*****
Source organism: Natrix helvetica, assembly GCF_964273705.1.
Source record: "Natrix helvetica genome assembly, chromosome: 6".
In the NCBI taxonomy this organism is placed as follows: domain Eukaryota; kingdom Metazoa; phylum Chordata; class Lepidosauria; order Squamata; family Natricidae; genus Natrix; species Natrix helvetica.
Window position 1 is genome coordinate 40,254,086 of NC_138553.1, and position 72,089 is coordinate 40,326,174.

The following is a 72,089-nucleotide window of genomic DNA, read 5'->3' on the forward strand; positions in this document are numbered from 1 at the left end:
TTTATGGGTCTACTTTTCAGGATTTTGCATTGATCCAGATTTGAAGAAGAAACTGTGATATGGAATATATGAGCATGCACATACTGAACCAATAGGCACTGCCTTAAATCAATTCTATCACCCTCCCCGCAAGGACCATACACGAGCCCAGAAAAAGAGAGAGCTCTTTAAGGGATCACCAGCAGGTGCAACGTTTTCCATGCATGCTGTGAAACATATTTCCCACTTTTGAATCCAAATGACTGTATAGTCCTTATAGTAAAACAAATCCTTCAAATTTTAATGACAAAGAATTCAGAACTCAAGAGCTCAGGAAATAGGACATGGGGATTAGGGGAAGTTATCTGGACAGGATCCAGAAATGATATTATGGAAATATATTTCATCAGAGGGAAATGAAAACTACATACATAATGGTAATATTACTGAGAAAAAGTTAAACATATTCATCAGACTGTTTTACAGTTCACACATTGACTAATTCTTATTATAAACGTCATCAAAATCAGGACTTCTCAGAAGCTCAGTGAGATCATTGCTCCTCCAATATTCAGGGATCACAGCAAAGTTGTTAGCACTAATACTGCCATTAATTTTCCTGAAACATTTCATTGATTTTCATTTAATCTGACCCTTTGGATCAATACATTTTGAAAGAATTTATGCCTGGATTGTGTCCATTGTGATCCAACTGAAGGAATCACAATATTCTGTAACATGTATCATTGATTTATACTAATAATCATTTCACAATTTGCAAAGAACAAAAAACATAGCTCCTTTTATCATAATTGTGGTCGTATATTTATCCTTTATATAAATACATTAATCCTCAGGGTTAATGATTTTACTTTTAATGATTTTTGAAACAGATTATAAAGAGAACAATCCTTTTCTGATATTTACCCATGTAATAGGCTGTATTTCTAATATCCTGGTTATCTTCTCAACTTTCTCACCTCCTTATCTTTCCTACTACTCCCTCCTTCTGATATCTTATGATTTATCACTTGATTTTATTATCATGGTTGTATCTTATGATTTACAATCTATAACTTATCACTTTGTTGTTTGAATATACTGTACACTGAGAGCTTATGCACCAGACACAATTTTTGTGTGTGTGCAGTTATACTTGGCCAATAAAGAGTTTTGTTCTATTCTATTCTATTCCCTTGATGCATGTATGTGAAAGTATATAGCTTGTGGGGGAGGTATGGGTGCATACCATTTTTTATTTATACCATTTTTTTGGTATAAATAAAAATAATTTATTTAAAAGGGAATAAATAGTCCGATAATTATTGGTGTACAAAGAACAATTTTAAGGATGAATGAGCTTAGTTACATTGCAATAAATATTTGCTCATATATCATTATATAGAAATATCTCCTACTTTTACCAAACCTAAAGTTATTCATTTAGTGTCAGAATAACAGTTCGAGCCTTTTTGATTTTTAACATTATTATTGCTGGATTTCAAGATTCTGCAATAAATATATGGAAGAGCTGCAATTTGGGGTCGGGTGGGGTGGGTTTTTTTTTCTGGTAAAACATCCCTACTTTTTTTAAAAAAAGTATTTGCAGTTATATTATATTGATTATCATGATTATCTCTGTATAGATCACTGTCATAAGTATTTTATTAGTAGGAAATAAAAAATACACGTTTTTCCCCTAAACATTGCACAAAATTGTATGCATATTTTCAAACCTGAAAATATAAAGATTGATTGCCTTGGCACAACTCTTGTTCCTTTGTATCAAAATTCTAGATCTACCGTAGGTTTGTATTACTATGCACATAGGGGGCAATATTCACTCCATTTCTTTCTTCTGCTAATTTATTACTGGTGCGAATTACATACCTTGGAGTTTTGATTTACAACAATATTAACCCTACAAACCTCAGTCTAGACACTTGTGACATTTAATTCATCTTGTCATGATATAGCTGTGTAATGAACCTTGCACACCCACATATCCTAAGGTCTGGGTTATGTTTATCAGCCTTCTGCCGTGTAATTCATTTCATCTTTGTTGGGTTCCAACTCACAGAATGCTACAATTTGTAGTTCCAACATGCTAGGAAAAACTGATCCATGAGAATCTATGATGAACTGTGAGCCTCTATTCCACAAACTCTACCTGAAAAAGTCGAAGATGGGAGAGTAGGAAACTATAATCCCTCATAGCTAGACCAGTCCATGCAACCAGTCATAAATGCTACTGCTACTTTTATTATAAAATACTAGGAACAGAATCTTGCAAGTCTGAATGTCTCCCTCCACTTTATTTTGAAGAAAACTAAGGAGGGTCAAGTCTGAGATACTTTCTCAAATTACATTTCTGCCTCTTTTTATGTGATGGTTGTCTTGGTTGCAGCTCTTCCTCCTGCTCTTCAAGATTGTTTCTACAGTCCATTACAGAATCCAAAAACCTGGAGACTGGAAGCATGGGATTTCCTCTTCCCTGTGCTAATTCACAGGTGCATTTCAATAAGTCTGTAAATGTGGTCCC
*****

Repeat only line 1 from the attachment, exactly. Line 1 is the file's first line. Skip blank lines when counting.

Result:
Source organism: Natrix helvetica, assembly GCF_964273705.1.